Dorothy Walker Bush could outplay her son George Herbert Walker Bush on the tennis court:
A little humble pie was good for them, in Dorothy’s view; kids who had everything should not boast about anything. . .she, too, had always had everything. . .Don’t whine and complain.  Count your blessings. . .Nor did she brook excuses about poor performance. . .She was all about team play. . .
Dorothy lived a charmed life:
From July 1, 1901, until her death ninety-one years later, Dorothy Walker Bush was blessed with a life unmarred by tragedy, unsullied by scandal, unscathed by the Depression.  Her family was wealthy and socially prominent in St. Louis and she was pretty and bright. . .Prescott Sheldon Bush. . .was the ideal match for Dorothy Walker.
. . .Life for the Bushes during the Depression was cloudless. . .
Sen. Prescott and Dorothy Walker Bush
Prescott Bush served two terms as Senator.  Unlike Ronald Reagan, he was one of the first senators to speak out against Senator Joe McCarthy and the communist witch hunt.  The couple were their children’s biggest boosters:
Dad taught us about duty and service.  Mother taught us about dealing with life on a personal basis, relating to other people.
During junior high school, George and his buddies got into hot water for paying two girls ten cents each to run across the room naked.  When he was vice president, Dorothy chastised him for his propensity for thoughtlessly leaving his wife Barbara in his wake.  When she passed away, George eulogized the mother who had been his polar star:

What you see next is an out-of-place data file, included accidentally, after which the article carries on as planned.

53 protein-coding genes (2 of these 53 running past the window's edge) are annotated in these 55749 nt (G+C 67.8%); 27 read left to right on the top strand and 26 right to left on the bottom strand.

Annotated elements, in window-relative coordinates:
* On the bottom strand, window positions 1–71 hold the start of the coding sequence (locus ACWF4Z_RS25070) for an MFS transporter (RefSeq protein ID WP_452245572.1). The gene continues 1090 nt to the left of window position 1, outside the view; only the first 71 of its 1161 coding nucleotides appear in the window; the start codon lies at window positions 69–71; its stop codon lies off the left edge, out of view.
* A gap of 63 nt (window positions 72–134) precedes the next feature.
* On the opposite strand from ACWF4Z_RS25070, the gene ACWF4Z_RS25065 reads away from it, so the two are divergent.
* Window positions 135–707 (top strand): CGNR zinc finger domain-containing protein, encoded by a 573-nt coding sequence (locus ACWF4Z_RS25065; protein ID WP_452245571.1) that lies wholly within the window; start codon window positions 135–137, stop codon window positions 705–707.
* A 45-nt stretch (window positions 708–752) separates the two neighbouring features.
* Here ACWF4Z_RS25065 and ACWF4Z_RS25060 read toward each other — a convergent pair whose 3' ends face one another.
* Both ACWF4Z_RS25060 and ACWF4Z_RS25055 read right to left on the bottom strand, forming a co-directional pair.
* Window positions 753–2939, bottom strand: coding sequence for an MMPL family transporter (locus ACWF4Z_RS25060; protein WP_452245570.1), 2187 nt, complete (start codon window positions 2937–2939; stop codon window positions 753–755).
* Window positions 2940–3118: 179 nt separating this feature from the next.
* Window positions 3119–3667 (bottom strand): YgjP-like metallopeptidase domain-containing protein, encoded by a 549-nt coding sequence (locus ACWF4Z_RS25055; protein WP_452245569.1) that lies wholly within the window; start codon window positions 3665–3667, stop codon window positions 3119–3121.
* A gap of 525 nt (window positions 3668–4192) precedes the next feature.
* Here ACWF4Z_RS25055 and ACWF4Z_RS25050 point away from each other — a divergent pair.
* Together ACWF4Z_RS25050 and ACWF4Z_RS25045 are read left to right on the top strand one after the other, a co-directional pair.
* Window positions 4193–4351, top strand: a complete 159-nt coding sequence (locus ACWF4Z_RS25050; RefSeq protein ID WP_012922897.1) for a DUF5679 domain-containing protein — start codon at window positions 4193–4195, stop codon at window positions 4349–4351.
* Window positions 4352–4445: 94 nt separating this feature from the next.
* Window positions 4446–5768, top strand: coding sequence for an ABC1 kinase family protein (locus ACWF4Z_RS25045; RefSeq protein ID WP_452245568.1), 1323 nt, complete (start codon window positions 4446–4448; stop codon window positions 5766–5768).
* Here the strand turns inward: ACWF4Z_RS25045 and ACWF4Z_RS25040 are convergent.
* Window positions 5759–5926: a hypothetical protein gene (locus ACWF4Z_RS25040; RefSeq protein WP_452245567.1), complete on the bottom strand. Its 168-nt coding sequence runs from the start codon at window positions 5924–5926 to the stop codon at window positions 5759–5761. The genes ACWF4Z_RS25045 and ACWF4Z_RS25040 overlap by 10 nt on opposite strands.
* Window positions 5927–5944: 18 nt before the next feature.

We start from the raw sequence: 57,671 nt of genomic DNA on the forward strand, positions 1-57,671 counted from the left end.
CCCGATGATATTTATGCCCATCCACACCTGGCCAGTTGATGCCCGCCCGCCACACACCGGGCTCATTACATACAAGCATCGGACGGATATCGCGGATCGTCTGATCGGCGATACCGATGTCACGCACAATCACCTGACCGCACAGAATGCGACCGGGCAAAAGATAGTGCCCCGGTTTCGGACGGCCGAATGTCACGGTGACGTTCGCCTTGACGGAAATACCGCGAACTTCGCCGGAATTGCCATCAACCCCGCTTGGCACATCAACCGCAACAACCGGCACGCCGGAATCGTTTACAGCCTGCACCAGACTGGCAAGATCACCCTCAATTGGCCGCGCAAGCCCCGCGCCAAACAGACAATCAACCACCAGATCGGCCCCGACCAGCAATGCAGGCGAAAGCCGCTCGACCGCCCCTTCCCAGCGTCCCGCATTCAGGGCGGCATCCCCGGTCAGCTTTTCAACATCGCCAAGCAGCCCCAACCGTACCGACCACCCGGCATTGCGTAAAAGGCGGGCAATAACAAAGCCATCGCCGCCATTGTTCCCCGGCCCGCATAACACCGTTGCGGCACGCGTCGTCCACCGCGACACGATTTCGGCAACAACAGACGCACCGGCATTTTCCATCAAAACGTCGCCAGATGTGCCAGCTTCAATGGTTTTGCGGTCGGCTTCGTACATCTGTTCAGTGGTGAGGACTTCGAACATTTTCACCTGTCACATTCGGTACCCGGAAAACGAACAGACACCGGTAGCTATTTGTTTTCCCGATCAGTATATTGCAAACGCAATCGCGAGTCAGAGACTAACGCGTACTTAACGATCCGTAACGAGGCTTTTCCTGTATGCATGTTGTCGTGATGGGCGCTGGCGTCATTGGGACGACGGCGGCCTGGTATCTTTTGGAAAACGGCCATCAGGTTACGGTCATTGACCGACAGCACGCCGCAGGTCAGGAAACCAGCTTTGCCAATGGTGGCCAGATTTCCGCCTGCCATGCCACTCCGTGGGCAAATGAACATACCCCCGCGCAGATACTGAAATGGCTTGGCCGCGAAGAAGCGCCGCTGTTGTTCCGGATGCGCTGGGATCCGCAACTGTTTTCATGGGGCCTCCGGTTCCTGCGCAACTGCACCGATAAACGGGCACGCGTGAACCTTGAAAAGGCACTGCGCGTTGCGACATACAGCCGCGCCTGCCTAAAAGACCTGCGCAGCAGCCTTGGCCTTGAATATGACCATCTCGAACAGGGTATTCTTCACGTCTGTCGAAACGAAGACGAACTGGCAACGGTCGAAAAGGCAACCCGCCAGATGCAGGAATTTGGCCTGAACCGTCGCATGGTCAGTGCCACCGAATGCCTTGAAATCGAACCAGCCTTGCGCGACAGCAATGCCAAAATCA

She was the beacon in our family ~ the center, the candle around which all the moths fluttered ~ she was there, the strength, the center, the power but never arrogance, just love was her strength, kindness her main virtue. . .she taught us to be kind to the other guy, never hurt feelings, love.

Bill Clinton and Virginia Clinton Kelley

Virginia Cassidy Blythe Clinton Dwire Kelley:  An American Original

Bill Clinton began life as William Jefferson Blythe III.  His father had been tragically killed in a car accident before he was born.  His mother Virginia Cassidy Blythe was a registered nurse., but to guarantee her son’s future, she became a nurse anesthetist.